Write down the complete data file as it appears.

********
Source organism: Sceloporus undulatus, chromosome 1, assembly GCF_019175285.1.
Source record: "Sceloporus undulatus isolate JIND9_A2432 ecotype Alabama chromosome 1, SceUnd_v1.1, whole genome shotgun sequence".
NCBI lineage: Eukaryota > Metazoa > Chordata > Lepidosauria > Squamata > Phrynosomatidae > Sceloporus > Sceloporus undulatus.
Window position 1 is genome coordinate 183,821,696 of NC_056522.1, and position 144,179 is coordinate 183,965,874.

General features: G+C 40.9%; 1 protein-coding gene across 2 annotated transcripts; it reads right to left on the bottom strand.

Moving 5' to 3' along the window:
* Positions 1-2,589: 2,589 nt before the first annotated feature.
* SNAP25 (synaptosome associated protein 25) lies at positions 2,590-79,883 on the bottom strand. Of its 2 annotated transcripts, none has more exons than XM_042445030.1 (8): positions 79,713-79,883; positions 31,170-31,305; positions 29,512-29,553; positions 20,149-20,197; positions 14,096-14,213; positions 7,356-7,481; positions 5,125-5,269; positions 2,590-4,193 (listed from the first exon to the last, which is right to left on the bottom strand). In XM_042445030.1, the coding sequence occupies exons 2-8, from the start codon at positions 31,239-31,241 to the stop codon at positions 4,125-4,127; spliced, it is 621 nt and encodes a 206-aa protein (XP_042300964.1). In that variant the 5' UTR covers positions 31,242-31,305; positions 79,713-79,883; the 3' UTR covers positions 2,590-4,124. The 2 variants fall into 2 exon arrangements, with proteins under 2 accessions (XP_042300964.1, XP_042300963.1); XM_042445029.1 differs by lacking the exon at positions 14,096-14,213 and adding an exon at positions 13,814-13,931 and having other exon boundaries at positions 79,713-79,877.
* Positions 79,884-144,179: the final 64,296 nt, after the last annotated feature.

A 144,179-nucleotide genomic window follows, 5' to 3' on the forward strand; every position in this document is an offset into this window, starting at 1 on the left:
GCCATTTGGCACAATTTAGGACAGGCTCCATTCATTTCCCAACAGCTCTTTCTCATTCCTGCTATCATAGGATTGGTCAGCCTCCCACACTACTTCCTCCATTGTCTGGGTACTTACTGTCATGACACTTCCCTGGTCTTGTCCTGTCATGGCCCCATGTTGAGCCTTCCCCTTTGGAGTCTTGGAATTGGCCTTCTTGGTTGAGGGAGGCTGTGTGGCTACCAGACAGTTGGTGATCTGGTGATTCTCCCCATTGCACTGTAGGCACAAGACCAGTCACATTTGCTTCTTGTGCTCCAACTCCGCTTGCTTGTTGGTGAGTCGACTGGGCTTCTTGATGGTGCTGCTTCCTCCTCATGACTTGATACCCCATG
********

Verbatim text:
Source organism: Sceloporus undulatus, chromosome 1, assembly GCF_019175285.1.
Source record: "Sceloporus undulatus isolate JIND9_A2432 ecotype Alabama chromosome 1, SceUnd_v1.1, whole genome shotgun sequence".
NCBI lineage: Eukaryota > Metazoa > Chordata > Lepidosauria > Squamata > Phrynosomatidae > Sceloporus > Sceloporus undulatus.
Window position 1 is genome coordinate 183,821,696 of NC_056522.1, and position 144,179 is coordinate 183,965,874.

General features: G+C 40.9%; 1 protein-coding gene across 2 annotated transcripts; it reads right to left on the bottom strand.

Moving 5' to 3' along the window:
* Positions 1-2,589: 2,589 nt before the first annotated feature.
* SNAP25 (synaptosome associated protein 25) lies at positions 2,590-79,883 on the bottom strand. Of its 2 annotated transcripts, none has more exons than XM_042445030.1 (8): positions 79,713-79,883; positions 31,170-31,305; positions 29,512-29,553; positions 20,149-20,197; positions 14,096-14,213; positions 7,356-7,481; positions 5,125-5,269; positions 2,590-4,193 (listed from the first exon to the last, which is right to left on the bottom strand). In XM_042445030.1, the coding sequence occupies exons 2-8, from the start codon at positions 31,239-31,241 to the stop codon at positions 4,125-4,127; spliced, it is 621 nt and encodes a 206-aa protein (XP_042300964.1). In that variant the 5' UTR covers positions 31,242-31,305; positions 79,713-79,883; the 3' UTR covers positions 2,590-4,124. The 2 variants fall into 2 exon arrangements, with proteins under 2 accessions (XP_042300964.1, XP_042300963.1); XM_042445029.1 differs by lacking the exon at positions 14,096-14,213 and adding an exon at positions 13,814-13,931 and having other exon boundaries at positions 79,713-79,877.
* Positions 79,884-144,179: the final 64,296 nt, after the last annotated feature.

A 144,179-nucleotide genomic window follows, 5' to 3' on the forward strand; every position in this document is an offset into this window, starting at 1 on the left:
GCCATTTGGCACAATTTAGGACAGGCTCCATTCATTTCCCAACAGCTCTTTCTCATTCCTGCTATCATAGGATTGGTCAGCCTCCCACACTACTTCCTCCATTGTCTGGGTACTTACTGTCATGACACTTCCCTGGTCTTGTCCTGTCATGGCCCCATGTTGAGCCTTCCCCTTTGGAGTCTTGGAATTGGCCTTCTTGGTTGAGGGAGGCTGTGTGGCTACCAGACAGTTGGTGATCTGGTGATTCTCCCCATTGCACTGTAGGCACAAGACCAGTCACATTTGCTTCTTGTGCTCCAACTCCGCTTGCTTGTTGGTGAGTCGACTGGGCTTCTTGATGGTGCTGCTTCCTCCTCATGACTTGATACCCCATG